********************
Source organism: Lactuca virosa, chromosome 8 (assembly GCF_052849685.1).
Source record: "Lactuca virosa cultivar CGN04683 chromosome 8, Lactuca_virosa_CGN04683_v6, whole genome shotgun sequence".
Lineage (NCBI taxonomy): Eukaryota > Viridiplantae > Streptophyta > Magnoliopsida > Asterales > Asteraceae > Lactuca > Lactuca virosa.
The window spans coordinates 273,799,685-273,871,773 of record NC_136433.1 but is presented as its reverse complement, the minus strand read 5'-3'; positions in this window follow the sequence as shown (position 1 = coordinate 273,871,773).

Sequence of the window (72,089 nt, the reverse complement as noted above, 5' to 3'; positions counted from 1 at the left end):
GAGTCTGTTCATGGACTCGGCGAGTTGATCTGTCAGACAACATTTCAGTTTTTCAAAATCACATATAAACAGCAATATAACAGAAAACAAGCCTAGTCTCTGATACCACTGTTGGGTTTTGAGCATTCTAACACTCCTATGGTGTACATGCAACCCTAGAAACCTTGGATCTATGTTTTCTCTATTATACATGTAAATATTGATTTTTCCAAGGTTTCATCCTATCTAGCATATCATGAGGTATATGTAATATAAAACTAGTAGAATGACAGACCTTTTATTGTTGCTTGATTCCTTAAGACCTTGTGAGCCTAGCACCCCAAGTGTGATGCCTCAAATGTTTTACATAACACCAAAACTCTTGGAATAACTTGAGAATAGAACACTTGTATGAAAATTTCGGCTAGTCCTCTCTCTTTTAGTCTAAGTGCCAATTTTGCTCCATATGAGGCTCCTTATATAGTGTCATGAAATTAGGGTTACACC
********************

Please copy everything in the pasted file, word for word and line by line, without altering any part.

Source organism: Lactuca virosa, chromosome 8 (assembly GCF_052849685.1).
Source record: "Lactuca virosa cultivar CGN04683 chromosome 8, Lactuca_virosa_CGN04683_v6, whole genome shotgun sequence".
Lineage (NCBI taxonomy): Eukaryota > Viridiplantae > Streptophyta > Magnoliopsida > Asterales > Asteraceae > Lactuca > Lactuca virosa.
The window spans coordinates 273,799,685-273,871,773 of record NC_136433.1 but is presented as its reverse complement, the minus strand read 5'-3'; positions in this window follow the sequence as shown (position 1 = coordinate 273,871,773).

Sequence of the window (72,089 nt, the reverse complement as noted above, 5' to 3'; positions counted from 1 at the left end):
GAGTCTGTTCATGGACTCGGCGAGTTGATCTGTCAGACAACATTTCAGTTTTTCAAAATCACATATAAACAGCAATATAACAGAAAACAAGCCTAGTCTCTGATACCACTGTTGGGTTTTGAGCATTCTAACACTCCTATGGTGTACATGCAACCCTAGAAACCTTGGATCTATGTTTTCTCTATTATACATGTAAATATTGATTTTTCCAAGGTTTCATCCTATCTAGCATATCATGAGGTATATGTAATATAAAACTAGTAGAATGACAGACCTTTTATTGTTGCTTGATTCCTTAAGACCTTGTGAGCCTAGCACCCCAAGTGTGATGCCTCAAATGTTTTACATAACACCAAAACTCTTGGAATAACTTGAGAATAGAACACTTGTATGAAAATTTCGGCTAGTCCTCTCTCTTTTAGTCTAAGTGCCAATTTTGCTCCATATGAGGCTCCTTATATAGTGTCATGAAATTAGGGTTACACC